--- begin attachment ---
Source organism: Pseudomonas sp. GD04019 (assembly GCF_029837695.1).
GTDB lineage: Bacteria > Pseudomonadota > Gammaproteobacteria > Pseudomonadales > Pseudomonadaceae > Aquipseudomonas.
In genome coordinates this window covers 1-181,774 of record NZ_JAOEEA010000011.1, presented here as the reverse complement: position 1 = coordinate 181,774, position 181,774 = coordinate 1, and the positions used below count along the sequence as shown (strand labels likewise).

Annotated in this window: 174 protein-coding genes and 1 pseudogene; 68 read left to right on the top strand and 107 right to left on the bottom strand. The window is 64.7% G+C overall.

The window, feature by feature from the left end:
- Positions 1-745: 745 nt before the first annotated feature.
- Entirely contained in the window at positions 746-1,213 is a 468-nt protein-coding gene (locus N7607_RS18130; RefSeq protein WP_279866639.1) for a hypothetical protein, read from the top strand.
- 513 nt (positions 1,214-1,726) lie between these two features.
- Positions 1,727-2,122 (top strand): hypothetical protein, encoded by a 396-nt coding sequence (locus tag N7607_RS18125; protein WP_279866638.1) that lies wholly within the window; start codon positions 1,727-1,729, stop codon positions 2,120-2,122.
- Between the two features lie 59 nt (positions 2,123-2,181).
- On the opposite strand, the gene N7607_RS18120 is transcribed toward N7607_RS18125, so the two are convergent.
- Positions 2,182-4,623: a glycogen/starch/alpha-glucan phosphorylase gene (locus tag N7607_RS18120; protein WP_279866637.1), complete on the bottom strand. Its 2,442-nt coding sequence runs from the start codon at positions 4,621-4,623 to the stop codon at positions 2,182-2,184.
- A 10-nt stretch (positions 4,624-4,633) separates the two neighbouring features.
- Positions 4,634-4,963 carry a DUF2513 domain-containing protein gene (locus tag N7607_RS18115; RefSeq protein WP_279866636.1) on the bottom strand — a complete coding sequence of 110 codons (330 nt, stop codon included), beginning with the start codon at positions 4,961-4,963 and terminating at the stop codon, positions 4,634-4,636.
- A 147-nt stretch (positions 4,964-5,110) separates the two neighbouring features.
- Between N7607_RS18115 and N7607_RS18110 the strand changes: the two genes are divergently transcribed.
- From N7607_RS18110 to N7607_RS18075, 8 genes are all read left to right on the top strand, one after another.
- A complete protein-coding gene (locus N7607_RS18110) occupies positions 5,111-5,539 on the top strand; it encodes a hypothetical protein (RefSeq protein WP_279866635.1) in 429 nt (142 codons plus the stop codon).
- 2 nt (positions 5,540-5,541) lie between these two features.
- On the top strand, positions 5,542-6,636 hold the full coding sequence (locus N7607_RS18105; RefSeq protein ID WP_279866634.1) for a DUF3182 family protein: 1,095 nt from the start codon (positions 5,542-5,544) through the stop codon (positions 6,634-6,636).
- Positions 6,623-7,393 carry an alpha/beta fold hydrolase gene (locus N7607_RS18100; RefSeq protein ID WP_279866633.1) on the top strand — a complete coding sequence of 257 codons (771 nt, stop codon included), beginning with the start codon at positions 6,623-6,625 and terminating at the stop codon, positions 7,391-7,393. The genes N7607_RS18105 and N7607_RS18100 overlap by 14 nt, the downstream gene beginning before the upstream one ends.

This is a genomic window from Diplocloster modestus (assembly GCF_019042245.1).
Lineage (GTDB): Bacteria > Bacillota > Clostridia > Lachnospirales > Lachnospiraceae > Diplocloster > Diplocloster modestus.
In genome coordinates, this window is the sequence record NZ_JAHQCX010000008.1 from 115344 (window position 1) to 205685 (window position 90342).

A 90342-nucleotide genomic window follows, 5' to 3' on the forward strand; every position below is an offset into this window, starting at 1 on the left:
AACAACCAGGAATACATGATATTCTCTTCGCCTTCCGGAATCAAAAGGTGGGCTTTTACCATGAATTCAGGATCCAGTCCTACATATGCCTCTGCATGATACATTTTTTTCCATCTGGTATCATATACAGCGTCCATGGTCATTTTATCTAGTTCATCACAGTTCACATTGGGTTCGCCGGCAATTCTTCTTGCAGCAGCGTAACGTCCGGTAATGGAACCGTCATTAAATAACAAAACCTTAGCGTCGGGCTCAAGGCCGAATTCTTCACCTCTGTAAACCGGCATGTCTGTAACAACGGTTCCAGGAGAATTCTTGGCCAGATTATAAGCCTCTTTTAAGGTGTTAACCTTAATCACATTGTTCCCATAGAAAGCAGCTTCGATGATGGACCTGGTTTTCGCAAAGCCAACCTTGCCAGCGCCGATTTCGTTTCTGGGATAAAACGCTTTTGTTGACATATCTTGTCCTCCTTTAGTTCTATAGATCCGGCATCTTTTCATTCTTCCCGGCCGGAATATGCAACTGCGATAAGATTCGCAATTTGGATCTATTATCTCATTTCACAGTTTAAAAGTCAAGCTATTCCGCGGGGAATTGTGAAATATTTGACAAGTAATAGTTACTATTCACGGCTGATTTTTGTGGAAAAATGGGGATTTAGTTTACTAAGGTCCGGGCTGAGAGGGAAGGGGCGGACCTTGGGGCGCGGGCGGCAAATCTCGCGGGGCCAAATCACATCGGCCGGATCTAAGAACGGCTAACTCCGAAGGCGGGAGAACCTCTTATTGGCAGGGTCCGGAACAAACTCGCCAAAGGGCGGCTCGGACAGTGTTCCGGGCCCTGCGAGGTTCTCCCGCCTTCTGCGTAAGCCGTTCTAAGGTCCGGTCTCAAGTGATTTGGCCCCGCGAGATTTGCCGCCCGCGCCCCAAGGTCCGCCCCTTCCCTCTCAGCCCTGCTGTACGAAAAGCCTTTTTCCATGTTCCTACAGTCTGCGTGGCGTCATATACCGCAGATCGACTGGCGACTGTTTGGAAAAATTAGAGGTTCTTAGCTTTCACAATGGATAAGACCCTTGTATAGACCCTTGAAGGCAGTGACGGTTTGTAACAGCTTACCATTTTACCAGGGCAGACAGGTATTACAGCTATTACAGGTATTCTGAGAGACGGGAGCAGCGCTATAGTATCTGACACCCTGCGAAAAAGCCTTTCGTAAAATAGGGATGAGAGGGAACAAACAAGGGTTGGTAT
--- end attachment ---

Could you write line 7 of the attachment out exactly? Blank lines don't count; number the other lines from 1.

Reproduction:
- Entirely contained in the window at positions 746-1,213 is a 468-nt protein-coding gene (locus N7607_RS18130; RefSeq protein WP_279866639.1) for a hypothetical protein, read from the top strand.